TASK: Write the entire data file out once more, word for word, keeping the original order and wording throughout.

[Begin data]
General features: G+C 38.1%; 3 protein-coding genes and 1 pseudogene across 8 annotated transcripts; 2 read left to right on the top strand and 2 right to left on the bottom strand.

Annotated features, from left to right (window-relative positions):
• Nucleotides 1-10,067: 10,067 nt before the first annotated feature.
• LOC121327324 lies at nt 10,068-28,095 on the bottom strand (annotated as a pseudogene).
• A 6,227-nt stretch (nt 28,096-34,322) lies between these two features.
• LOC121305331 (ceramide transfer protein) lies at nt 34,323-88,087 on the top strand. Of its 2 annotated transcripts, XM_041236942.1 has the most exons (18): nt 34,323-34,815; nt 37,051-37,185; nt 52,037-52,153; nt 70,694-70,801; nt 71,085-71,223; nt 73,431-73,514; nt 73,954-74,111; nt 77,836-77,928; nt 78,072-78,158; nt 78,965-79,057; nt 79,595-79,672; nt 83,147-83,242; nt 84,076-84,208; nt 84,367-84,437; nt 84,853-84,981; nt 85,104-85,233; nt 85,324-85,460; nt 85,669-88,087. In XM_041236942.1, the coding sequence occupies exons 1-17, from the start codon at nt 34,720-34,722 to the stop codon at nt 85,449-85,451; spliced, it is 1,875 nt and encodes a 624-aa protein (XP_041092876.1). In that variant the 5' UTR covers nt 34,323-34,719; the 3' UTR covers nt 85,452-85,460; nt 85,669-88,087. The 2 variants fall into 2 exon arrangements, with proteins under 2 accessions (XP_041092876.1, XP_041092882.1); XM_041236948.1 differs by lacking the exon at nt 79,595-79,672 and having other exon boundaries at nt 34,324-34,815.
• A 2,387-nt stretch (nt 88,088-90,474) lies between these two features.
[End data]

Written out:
General features: G+C 38.1%; 3 protein-coding genes and 1 pseudogene across 8 annotated transcripts; 2 read left to right on the top strand and 2 right to left on the bottom strand.

Annotated features, from left to right (window-relative positions):
• Nucleotides 1-10,067: 10,067 nt before the first annotated feature.
• LOC121327324 lies at nt 10,068-28,095 on the bottom strand (annotated as a pseudogene).
• A 6,227-nt stretch (nt 28,096-34,322) lies between these two features.
• LOC121305331 (ceramide transfer protein) lies at nt 34,323-88,087 on the top strand. Of its 2 annotated transcripts, XM_041236942.1 has the most exons (18): nt 34,323-34,815; nt 37,051-37,185; nt 52,037-52,153; nt 70,694-70,801; nt 71,085-71,223; nt 73,431-73,514; nt 73,954-74,111; nt 77,836-77,928; nt 78,072-78,158; nt 78,965-79,057; nt 79,595-79,672; nt 83,147-83,242; nt 84,076-84,208; nt 84,367-84,437; nt 84,853-84,981; nt 85,104-85,233; nt 85,324-85,460; nt 85,669-88,087. In XM_041236942.1, the coding sequence occupies exons 1-17, from the start codon at nt 34,720-34,722 to the stop codon at nt 85,449-85,451; spliced, it is 1,875 nt and encodes a 624-aa protein (XP_041092876.1). In that variant the 5' UTR covers nt 34,323-34,719; the 3' UTR covers nt 85,452-85,460; nt 85,669-88,087. The 2 variants fall into 2 exon arrangements, with proteins under 2 accessions (XP_041092876.1, XP_041092882.1); XM_041236948.1 differs by lacking the exon at nt 79,595-79,672 and having other exon boundaries at nt 34,324-34,815.
• A 2,387-nt stretch (nt 88,088-90,474) lies between these two features.